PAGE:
Warren Buffett’s investment in Apple stock is particularly interesting because it is the only example of a Berkshire investment in a large-cap stock that is both repurchasing shares aggressively and does not require Berkshire to sell the stock at certain levels do to pragmatic legal reasons. For instance, he would never allow the Bank of America, Wells Fargo, or American Express holdings to ever eclipse more than 20% of each stock even as they repurchase their own shares because it would activate the “financial strength” (sometimes called “source of strength”) doctrine that requires the parent entity of a failed financial institution to pay for liabilities.
In other words, if you own 19.9999% of Bank of America or less, and the bank were to make some awful loans that resulted in $100 billion losses, the result would be a bankruptcy and the value of your shares would diminish to $0. That would be awful, but it would be even worse if you owned 20% or more of Bank of America, because then you (in whatever form you held the shares) would be liable for the $100 billion losses. Effectively, the “financial strength” doctrine abrogates the limited liability nature of a common stock investment for those who own more than 20% of a bank. That is why when you review the SEC disclosures for most financial institutions, the largest investor will maintain an ownership percentage around the 17-19% range. It is a deliberate limitation on ownership to avoid assuming unlimited liability.
Apple is a different story from Buffett’s typical investment in financial stocks that are aggressively repurchasing stocks. It doesn’t come with any limitation, except a duty to report in real-time any stock repurchases of Apple within several days once Berkshire owns 10% of the iPhone maker (note: the SEC has the authority to waive or delay this reporting provision for good cause, and Buffett’s desire to avoid copycats would almost certainly qualify as good cause).
This means that Berkshire essentially owns a stock that is repurchasing 5-7% of its stock each year while not facing the legal/pragmatic countervailing force to sell shares upon a certain point. This creates a situation where even the mere maintenance of the status quo will mean that Berkshire takes over an ever-increasing ownership position of the firm.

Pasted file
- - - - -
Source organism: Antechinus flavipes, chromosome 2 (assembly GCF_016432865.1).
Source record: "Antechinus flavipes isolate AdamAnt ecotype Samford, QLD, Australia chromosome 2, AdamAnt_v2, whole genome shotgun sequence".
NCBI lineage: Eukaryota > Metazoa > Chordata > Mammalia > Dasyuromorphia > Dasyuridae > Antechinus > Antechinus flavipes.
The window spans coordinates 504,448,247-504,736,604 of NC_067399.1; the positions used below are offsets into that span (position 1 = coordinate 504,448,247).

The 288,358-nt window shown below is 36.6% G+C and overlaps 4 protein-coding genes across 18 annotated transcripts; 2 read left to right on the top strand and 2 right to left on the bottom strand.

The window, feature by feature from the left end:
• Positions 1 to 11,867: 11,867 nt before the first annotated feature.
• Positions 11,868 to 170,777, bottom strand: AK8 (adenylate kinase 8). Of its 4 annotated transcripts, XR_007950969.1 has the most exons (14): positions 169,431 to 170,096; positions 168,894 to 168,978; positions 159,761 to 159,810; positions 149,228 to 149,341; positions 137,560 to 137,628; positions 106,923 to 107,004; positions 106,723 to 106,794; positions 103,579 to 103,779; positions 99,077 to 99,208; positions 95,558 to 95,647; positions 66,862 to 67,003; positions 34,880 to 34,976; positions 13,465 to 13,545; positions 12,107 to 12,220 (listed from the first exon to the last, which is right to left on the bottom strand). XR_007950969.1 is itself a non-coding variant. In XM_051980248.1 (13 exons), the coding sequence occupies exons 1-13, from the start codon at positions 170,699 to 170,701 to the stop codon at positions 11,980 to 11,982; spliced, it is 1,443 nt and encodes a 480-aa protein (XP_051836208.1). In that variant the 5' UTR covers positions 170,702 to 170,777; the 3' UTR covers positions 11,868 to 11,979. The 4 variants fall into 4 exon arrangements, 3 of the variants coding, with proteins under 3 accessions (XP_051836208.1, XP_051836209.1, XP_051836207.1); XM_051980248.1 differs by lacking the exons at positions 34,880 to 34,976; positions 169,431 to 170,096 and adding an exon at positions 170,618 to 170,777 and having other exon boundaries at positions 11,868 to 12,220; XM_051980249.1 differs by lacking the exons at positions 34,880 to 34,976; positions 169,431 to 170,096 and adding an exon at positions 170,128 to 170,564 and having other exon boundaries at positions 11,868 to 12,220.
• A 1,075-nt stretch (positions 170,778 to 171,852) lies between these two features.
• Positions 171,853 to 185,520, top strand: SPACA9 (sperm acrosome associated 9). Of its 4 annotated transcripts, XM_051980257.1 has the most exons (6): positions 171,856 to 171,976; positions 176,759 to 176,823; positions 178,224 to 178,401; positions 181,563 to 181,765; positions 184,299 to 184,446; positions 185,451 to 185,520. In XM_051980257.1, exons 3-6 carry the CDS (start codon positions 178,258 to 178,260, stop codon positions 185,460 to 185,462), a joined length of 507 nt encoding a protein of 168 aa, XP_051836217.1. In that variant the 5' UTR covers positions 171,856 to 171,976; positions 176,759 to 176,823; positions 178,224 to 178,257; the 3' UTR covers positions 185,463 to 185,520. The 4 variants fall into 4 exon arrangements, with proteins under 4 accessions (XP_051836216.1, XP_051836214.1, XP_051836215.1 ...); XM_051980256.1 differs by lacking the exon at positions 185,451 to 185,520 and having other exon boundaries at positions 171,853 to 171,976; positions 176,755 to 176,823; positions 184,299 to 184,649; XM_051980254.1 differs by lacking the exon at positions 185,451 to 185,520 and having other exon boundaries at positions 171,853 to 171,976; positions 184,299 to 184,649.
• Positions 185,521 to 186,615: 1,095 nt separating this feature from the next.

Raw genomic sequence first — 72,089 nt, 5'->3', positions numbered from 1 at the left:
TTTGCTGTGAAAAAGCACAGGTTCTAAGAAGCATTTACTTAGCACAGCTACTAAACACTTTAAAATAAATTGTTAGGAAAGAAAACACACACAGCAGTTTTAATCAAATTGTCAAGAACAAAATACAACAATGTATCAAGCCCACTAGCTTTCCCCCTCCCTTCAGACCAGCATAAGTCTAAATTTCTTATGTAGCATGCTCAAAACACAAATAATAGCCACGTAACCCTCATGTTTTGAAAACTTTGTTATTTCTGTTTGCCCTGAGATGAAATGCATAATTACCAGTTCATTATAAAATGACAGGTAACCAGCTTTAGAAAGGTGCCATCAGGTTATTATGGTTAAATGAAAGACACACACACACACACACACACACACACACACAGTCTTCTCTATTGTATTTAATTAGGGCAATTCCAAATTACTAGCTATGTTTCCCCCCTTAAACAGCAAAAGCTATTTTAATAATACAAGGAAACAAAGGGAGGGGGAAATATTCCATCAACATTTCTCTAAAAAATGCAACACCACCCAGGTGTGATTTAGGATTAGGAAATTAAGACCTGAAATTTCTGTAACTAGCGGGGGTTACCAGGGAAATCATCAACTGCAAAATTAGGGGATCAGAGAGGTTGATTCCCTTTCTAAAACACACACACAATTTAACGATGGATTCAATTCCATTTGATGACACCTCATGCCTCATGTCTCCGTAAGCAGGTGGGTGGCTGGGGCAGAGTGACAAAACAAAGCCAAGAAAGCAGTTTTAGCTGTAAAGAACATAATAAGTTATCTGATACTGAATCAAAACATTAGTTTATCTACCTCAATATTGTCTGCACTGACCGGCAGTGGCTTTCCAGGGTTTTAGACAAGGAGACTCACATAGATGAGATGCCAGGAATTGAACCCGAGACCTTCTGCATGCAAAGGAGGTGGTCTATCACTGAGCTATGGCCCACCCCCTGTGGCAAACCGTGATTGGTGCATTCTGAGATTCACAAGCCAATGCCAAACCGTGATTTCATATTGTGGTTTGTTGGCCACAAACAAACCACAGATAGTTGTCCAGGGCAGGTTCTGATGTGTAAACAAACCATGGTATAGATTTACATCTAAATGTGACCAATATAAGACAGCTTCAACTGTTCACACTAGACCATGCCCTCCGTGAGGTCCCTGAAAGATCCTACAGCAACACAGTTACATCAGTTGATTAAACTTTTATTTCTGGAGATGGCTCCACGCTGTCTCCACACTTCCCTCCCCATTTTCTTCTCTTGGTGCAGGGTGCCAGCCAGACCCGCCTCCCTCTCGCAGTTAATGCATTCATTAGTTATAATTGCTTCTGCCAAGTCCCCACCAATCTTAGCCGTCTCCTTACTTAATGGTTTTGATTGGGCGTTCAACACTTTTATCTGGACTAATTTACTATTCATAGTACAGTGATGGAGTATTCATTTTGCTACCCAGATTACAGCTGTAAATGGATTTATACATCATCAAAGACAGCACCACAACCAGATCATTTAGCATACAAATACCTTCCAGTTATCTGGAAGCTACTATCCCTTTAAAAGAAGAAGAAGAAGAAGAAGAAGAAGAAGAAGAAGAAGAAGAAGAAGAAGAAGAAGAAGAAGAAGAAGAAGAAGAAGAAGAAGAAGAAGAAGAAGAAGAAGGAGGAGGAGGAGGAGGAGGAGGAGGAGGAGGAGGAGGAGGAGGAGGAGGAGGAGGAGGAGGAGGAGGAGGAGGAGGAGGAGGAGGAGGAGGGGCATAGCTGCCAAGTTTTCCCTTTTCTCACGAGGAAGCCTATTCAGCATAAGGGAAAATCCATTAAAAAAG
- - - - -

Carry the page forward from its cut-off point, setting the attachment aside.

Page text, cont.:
Specifically, there are 4.4 billion shares of Apple outstanding. Berkshire owns 248 million of them, or 5.7% of the company. If Apple continues to repurchase 5-6% of its shares outstanding each year, Berkshire will own 10% of the company ten years from now. It would own 17% of the company in twenty years. It would own 28% of the company in thirty years. It would take over 51% of the company in around 2060. This could come quicker if Apple accelerates its share repurchasers or the price trades in a low-range for a multi-year period, or it could be delayed if Apple issues stock as part of a large acquisition or the price trades at an elevated range for a multi-year period.
But the point is that the path in motion is going to lead to Berkshire gradually taking over the most lucrative technology company in the world. We saw this a little bit over the past thirty years with Berkshire’s ownership growing from 6% to 10% of Coca-Cola. But what is distinguishing is that Apple is repurchasing shares at 4x the rate of Coca-Cola and has typically traded at half the valuation of Coca-Cola, so the annual effectiveness of the Apple buyback as compared to Coca-Cola is actually eight-fold in terms of the annual percentage increase of Berkshire’s ownership.
The financial press is a little bit tardy on this one. They have reported on Buffett’s big investment in Apple, but they haven’t taken it as seriously as Buffett’s historic investments in Coca-Cola or Wells Fargo. That is a mistake. Berkshire is a $568 billion with $78 billion in Apple stock. Berkshire is roughly 14% “Apple” now. It eclipses even GEICO and National Indemnity in terms of what it means to Berkshire’s future.
We think of Apple, Amazon, Alphabet, and Microsoft as the “Big Tech” of the United States. But by investing so heavily into Apple, which in turn repurchases stock so heavily, and by virtue of being a long-term shareholder, Berkshire is positioning itself to be one of the “Big Five Tech Companies” through its ownership of an ever-increasing percentage of Apple’s share count. All the quaint stuff about brickmakers, small-town candy shops, newspapers, and old economy businesses are an important part of Berkshire’s history and will contribute somewhat to Berkshire’s future. But that image is now incomplete. Berkshire is Big Tech.